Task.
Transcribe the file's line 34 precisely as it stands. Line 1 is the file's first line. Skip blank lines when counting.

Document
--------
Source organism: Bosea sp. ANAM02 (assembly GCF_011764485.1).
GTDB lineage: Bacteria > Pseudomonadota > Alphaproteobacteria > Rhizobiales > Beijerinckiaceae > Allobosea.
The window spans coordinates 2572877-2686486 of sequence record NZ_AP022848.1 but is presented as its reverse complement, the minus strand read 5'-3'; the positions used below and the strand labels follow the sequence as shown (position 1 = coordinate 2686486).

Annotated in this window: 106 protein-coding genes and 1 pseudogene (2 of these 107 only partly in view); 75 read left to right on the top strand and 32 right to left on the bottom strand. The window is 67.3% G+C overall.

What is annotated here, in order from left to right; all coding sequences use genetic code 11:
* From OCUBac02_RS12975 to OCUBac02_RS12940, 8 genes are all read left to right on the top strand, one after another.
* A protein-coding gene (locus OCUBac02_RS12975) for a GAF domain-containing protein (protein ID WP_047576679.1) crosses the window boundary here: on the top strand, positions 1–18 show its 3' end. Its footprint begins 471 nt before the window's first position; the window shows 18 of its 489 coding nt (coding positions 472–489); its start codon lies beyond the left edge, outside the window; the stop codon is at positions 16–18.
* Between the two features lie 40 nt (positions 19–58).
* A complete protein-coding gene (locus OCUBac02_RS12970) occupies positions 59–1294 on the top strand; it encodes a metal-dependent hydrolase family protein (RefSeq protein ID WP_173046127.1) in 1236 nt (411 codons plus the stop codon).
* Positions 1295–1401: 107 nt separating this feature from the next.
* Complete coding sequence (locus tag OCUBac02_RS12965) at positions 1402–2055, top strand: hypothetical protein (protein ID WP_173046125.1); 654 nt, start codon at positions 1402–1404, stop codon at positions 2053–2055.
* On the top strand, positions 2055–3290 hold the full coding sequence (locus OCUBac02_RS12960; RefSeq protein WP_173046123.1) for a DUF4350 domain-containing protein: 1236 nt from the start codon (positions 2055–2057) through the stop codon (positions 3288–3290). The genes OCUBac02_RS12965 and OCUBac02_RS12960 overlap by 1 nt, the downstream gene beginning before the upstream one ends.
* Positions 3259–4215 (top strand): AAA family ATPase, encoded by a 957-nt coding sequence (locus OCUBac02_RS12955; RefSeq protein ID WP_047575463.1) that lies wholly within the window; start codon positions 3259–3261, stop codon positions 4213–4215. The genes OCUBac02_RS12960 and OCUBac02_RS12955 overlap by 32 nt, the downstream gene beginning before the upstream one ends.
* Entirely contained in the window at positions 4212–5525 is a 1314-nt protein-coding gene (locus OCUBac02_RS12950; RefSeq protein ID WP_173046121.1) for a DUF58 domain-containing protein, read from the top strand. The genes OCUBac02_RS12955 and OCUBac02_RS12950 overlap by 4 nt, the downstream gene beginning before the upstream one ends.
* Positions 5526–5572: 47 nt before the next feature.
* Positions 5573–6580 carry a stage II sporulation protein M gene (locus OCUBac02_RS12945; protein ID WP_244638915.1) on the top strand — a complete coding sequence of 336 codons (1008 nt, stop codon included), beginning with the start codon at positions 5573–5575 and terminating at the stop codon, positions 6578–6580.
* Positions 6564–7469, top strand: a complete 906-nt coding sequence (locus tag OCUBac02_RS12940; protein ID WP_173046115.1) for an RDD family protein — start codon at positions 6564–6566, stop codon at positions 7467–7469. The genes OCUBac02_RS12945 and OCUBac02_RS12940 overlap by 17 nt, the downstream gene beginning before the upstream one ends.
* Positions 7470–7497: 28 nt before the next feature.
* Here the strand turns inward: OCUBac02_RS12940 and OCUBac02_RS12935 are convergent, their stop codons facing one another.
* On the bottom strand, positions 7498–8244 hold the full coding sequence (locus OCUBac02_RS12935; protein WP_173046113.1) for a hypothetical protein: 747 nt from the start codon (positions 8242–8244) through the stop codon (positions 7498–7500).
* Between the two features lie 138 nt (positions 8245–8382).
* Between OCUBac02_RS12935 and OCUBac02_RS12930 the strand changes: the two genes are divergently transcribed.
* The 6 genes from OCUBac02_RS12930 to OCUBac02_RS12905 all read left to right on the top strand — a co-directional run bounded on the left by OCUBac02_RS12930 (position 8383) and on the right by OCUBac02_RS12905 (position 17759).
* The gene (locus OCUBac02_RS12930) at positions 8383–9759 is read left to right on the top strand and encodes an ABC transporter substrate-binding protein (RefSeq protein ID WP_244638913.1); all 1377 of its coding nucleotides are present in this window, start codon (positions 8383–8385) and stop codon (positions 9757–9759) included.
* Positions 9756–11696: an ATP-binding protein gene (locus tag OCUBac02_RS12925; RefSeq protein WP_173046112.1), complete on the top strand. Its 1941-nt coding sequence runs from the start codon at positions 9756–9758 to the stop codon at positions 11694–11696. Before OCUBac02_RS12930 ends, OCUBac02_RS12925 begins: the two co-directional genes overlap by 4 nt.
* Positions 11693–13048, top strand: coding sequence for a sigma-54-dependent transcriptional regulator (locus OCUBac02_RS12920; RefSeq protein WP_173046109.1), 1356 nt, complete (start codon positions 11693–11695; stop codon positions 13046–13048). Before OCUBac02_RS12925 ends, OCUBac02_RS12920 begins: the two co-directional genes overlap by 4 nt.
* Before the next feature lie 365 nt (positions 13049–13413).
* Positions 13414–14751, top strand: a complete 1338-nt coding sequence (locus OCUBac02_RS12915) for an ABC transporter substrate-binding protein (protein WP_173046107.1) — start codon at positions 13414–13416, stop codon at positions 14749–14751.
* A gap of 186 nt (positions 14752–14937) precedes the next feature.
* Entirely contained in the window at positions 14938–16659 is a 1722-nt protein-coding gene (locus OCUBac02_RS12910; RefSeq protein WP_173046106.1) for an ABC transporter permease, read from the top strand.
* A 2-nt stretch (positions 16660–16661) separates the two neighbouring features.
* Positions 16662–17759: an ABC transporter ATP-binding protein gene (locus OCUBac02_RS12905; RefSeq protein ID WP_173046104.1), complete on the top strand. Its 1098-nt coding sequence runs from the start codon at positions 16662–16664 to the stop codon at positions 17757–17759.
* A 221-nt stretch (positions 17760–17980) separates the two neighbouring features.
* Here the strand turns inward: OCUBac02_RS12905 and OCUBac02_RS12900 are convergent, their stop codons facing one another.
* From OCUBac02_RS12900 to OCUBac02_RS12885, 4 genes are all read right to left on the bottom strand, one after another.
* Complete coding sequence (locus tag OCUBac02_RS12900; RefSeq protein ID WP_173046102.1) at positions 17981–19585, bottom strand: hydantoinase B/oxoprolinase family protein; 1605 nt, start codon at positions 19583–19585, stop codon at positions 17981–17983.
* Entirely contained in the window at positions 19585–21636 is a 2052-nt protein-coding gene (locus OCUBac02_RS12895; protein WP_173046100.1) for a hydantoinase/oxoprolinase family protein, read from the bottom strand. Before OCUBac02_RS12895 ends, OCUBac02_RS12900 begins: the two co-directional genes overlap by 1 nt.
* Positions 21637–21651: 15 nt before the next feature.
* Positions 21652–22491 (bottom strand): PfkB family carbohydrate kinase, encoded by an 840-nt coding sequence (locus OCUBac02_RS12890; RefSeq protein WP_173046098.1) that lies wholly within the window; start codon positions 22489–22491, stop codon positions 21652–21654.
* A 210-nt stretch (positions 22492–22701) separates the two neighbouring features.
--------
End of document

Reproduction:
* Here the strand turns inward: OCUBac02_RS12905 and OCUBac02_RS12900 are convergent, their stop codons facing one another.